Do I need a toggle flip flop?

Discussion in 'General Electronics Chat' started by rjjenkins, Jul 3, 2011.

  1. rjjenkins

    Thread Starter Member

    Apr 16, 2011
    102
    2
    Hello
    I've bought an remote control unit. When I press a button on a keyfob, the output on the other unit goes high and stays high. In theory, when I press the button again, the output should go low. Actually what normally happens is that the output briefly goes low and then goes high again. I think this is caused by switch bounce on the key fob. There's nothing I can do about the keyfob end, but what can I do at the other end?

    From my reading, it seems that a toggle flip flop would solve the problem. The flip flop would have a single input and the output would toggle each time the input went low and then high again. Is this right?

    However I am confused because a lot of what I read about toggle flip flops implies that they also have a clock input, which I don't want.

    I'm not at all knowledgeable (obviously) - I'm not even sure how to buy a toggle flip flop - so words of one syllable appreciated.
     
  2. tom66

    Senior Member

    May 9, 2009
    2,613
    214
    If it's switch bounce, a simple RC network could solve the problem.
     
  3. rjjenkins

    Thread Starter Member

    Apr 16, 2011
    102
    2
    Thanks, but I'm afraid I don't know what you mean. (This is the problem with being a beginner)
    In case this is relevant: the switch is in a sealed unit, there's nothing I can do about it. I can only tackle what happens at the other end.
    I THINK a J-K flip flop with both J and K held high, and using the output from my unit as the clock input will solve it. But I'm not sure.
     
  4. tom66

    Senior Member

    May 9, 2009
    2,613
    214
    As you describe the problem it seems like the switch is latching on but never switching off unless you hold down the switch, so it's probably not switch bounce, unless you can eventually get it to turn off by pressing the button many times?

    A toggle flip flop would work as would a D-type flip flop with clock being the button input and the notQ output wired to the D input of the D-type. If present, ground the S/R inputs, and leave the Q output open.
     
  5. rjjenkins

    Thread Starter Member

    Apr 16, 2011
    102
    2
    No, that's not quite right. It's turning on but hardly ever turning off, even if I hold down the switch. If I'm lucky, and I press it very quickly, it sometimes goes off. Usually, it goes off briefly and then on again. If I hold it down for longer, it sometimes toggles back and forth a few times before settling down usually to ON.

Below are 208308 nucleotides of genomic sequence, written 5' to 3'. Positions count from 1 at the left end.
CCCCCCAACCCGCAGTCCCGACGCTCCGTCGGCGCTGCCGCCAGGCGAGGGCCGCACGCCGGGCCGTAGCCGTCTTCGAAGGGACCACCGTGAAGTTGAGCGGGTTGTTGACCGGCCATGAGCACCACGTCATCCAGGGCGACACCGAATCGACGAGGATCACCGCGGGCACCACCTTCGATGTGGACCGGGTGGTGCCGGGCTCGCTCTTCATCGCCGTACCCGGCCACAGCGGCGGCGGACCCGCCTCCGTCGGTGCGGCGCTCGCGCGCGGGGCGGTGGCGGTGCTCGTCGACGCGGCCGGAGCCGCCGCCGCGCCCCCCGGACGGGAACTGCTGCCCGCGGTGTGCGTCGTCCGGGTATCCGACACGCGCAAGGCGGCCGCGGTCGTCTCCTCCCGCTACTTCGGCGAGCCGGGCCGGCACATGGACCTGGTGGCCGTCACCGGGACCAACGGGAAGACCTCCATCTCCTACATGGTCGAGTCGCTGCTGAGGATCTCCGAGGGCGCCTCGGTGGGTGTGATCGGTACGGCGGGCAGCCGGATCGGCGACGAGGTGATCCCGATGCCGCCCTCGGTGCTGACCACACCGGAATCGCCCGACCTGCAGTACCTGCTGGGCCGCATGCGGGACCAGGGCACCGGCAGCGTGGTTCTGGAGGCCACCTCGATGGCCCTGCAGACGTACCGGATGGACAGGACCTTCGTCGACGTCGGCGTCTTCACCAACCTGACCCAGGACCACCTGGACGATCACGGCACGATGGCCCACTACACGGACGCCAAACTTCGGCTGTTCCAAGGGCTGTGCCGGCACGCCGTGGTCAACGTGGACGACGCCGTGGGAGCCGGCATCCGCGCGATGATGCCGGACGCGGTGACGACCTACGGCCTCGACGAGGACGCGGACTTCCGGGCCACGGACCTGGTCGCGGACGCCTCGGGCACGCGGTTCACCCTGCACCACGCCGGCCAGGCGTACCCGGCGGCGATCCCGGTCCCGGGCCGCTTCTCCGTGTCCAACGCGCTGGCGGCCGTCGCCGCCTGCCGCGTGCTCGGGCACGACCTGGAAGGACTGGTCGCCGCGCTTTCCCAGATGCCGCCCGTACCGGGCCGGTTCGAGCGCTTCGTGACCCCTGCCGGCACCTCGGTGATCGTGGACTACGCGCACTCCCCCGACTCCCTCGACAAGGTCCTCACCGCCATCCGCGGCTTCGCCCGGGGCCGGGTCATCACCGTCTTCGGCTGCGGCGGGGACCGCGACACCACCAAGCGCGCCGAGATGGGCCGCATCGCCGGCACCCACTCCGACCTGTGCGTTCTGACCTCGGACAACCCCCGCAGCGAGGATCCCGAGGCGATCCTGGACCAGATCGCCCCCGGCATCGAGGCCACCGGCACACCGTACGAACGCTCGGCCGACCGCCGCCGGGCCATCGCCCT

Thanks for the advice, which I think I do understand! I'll look for a D-type flip flop chip
     
  6. tom66

    Senior Member

    May 9, 2009
    2,613
    214
    Do you have an oscilloscope to make a trace of what you are observing? If not can you borrow a friend's scope?

    From what you describe it sounds a *lot* like switch bounce. Try adding a 1k ohm resistor in series with the switch line and a 100n capacitor in parallel from the switch line to ground. If this has some effect (even if only making it easier to turn off) it is probably switch bounce.
     
  7. rjjenkins

    Thread Starter Member

    Apr 16, 2011
    102
    2
    Thanks - no I don't have access to a scope but in any case I don't think I can do anything to the switch unit since it's all sealed in. Hopefully the flip flop solution will work.
     
  8. rjjenkins

    Thread Starter Member

    Apr 16, 2011
    102
    2
    Well, the flip flop has worked to some extent. But when there are multiple switch bounces (I assume), the Q output is still liable to end up in the wrong state, but not nearly so often as before.

    Also, when I switch the whole unit on, the Q output is likely to end up high, even before I press the button, presumably because of bounce from the main switch. Any ideas how to avoid these two problems?
     
  9. tom66

    Senior Member

    May 9, 2009
    2,613
    214
    On the clock input to the chip use a 1k resistor in series and 100n ceramic capacitor or 1u electrolytic capacitor in parallel. [These parts should cost no more than $2 total.]

    If the Q output is starting in a random state after fixing this, a 100n ceramic with a 1k resistor to ground should help; the junction between the 100n and 1k being connected to the reset pin of the D-type. (The opposite way to the clock input.) This will make sure the D-type starts in a known state but I think most will anyway...
     
  10. rjjenkins

    Thread Starter Member

    Apr 16, 2011
    102
    2
    Thanks. Just to clarify: in your first paragraph, the resistor and capacitor are in parallel with each other?
     
  11. tom66

    Senior Member

    May 9, 2009
    2,613
    214
    No in first paragraph, they are like this:

    Code ( (Unknown Language)):
    1.  
    2. [FONT=Courier New]     1k resistor[/FONT]
    3.  [FONT=Courier New]Input -\/\/\/--+[/FONT][FONT=Courier New]-- To clock input
    4.                |
    5.               --- 100n
    6.               --- cap
    7.                |
    8.               ---
    9.                -
    10. [/FONT]
    Whereas for the reset pin:


    Code ( (Unknown Language)):
    1.  
    2. [FONT=Courier New]  100n cap[/FONT]
    3. [FONT=Courier New]V+ --| |--+[/FONT][FONT=Courier New]-- To reset pin
    4.           |
    5.           / 1k
    6.           \ res
    7.           /
    8.           |
    9.          ---
    10.           -
    11. [/FONT]
     
Loading...